Opened in 2016, the Sumida Hokusai Museum is being considered as a novel cultural icon of Sumida. Designed by Kazuyo Sejima (妹島 和世), the sleek architecture houses exhibitions to showcase the life and works of the world famous ukiyo-e (浮世絵) artist Katsushika Hokusai (葛飾 北斎). With his Thirty-six Views of Mount Fuji (富嶽三十六景), Hokusai is definitely the most iconic figure of ukiyo-e (浮世絵) in the Edo Period (1603 – 1868). Kazuyo Sejima (妹島 和世), the founder of SANAA and a recipient of the Pritzker Prize in architecture with Ryue Nishizawa, is also a generation defining Japanese architect in her own right. From the 21st Century Museum of Contemporary Art in Kanazawa, New Museum in New York, Rolex Learning Centre in Lausanne, to Louvre Lens Museum in France, Sejima and Ryue Nishizawa of SANAA have inspired uncounted architects and designers around the world in the last two decades.
The Midoricho Park (緑町公園) where Sumida Hokusai Museum is erected, is also the birthplace of Katsushika Hokusai (葛飾 北斎).
Sejima’s building immediately became a cultural icon in the rather low key residential neighborhood. The building provides an interesting backdrop for the community play area of Midoricho Park.
The building scale and the facade’s level of reflectiveness express a certain degree of novelty without creating an overwhelming impact to the surrounding context.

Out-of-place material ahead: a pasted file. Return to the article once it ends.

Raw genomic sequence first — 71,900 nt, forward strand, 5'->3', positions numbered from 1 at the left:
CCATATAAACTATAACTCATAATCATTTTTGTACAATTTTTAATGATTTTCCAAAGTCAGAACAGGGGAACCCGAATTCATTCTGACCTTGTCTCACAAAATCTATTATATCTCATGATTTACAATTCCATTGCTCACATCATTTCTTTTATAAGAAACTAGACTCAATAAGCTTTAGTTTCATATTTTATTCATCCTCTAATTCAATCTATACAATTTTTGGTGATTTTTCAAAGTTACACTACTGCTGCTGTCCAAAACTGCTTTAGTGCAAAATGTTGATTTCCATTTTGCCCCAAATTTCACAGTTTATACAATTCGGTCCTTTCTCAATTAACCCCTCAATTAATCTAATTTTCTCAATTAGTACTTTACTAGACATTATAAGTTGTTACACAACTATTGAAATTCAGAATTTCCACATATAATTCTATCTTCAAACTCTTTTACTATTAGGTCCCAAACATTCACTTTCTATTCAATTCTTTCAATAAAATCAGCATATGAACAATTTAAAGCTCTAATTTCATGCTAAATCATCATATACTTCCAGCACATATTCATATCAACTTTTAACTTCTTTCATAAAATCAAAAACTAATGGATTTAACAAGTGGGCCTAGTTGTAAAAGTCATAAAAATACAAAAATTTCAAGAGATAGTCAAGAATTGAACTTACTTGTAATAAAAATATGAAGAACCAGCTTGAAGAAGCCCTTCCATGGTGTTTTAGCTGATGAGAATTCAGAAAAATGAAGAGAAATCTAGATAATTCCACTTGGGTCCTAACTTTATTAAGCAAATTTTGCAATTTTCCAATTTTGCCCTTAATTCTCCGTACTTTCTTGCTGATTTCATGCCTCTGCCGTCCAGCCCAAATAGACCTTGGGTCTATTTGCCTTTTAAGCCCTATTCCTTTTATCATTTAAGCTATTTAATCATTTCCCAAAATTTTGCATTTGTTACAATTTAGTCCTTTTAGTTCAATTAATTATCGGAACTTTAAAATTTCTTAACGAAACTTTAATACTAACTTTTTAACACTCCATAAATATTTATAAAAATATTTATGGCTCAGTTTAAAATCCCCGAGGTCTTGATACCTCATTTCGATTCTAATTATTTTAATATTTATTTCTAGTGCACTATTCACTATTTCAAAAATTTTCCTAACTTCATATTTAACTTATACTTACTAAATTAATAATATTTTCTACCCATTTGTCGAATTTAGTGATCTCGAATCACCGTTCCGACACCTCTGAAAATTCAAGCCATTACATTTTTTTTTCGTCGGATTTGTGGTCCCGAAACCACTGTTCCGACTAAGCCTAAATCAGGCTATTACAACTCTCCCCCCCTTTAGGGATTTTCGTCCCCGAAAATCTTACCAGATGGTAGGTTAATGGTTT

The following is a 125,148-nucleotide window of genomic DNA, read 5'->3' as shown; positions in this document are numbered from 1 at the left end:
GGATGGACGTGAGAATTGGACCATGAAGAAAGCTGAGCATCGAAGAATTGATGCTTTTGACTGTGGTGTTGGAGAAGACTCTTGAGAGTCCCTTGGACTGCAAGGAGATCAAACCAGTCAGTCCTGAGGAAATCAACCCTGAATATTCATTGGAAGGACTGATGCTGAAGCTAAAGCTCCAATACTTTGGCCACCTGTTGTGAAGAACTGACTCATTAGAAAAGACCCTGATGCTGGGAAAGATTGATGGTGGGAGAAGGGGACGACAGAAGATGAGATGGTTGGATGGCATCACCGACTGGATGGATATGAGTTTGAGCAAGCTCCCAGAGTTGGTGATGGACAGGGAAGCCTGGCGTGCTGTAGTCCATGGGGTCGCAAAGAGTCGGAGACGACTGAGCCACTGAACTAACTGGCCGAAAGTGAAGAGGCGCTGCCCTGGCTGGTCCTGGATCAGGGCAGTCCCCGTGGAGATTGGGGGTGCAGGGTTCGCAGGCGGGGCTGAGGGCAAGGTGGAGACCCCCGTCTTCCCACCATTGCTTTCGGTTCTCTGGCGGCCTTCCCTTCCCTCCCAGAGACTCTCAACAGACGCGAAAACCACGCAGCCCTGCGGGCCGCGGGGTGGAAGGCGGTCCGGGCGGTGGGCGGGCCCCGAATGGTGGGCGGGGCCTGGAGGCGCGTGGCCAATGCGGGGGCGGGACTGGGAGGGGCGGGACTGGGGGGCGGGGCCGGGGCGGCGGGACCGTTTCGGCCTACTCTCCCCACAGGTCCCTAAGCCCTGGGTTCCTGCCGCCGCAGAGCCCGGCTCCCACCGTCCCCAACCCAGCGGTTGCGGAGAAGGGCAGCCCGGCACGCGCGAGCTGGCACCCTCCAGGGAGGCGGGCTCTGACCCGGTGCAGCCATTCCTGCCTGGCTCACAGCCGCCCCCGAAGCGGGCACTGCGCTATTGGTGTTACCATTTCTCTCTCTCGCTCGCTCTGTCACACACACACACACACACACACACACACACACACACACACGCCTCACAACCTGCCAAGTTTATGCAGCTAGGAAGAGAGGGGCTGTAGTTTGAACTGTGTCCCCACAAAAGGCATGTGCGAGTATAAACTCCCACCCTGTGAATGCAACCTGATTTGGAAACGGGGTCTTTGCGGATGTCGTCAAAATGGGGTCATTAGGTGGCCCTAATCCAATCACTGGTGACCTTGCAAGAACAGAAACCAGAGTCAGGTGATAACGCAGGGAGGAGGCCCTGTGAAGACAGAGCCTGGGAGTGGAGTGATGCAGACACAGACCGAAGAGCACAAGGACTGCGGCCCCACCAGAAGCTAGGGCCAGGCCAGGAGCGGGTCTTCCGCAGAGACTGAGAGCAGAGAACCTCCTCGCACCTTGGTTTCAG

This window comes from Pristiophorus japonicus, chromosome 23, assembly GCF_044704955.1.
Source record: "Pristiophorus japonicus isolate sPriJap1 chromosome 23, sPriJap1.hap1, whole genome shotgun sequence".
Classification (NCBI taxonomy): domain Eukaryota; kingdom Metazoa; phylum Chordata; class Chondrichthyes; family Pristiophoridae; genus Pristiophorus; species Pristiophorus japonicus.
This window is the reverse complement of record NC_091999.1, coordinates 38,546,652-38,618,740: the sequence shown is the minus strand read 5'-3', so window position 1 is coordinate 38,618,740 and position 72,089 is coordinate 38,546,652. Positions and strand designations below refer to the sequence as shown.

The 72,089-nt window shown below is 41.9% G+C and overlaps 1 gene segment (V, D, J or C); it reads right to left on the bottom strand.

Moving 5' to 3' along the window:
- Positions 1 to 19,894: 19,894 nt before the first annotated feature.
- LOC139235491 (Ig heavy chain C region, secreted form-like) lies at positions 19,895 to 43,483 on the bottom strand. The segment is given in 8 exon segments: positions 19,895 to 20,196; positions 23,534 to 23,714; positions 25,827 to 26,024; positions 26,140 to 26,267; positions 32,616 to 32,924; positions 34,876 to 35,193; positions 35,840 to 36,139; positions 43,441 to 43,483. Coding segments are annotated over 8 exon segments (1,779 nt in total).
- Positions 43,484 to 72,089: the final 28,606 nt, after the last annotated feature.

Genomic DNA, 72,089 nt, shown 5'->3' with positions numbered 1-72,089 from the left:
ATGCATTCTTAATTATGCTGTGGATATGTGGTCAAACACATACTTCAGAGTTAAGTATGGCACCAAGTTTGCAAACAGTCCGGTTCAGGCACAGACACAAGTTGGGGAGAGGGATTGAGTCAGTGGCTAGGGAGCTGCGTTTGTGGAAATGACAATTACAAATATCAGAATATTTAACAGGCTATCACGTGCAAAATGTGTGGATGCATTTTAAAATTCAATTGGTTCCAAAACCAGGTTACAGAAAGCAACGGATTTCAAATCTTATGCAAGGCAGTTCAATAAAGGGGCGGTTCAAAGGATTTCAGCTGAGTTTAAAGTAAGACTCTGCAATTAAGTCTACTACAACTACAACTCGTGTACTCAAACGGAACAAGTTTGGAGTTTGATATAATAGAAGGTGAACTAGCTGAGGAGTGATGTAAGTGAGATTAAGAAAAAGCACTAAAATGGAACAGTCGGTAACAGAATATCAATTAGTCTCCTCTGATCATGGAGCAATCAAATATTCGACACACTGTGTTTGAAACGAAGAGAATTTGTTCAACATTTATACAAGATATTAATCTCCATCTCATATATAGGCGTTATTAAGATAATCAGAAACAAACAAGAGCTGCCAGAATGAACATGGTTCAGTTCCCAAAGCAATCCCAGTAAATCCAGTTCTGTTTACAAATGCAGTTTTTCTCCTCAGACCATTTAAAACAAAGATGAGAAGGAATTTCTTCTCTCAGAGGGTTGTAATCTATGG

The cave like slit at each of the four sides provides a prominent entrance gateway at each side.
The reflectivity of the museum’s metal cladding is right on.
Everything on the facade is clean and minimal.
We walked to the main entrance via one of the triangular opening on the facade.
The facets of the glass panes and the reflections of the outside offer a unique entrance experience.
The detailing of the triangular opening is once again clean and minimal.
The angular aspects of the architecture is carried through into the interior.
The washroom on the ground floor is a cute little cube at the lobby.
Beside Sejima’ architecture, the works of Katsushika Hokusai (葛飾 北斎) were well worth the admission.
The exhibition space is not big. Most of his paintings are hung along the wall. Artifacts such as books and sketches.
The most famous works by Kazuyo Sejima is Thirty-six Views of Mount Fuji (富嶽三十六景 Fugaku Sanjūroku-kei). A selection of the 36 prints had been put on display.
The Great Wave off Kanagawa is perhaps the most well known image by Katsushika Hokusai.
Some of the final works by Katsushika Hokusai are also on display.
A wax display depicting the studio of Katsushika Hokusai (葛飾 北斎) and his daughter back in the Edo Period.
Outside of the exhibition area, there is a seating area with great views towards the Sky Tree.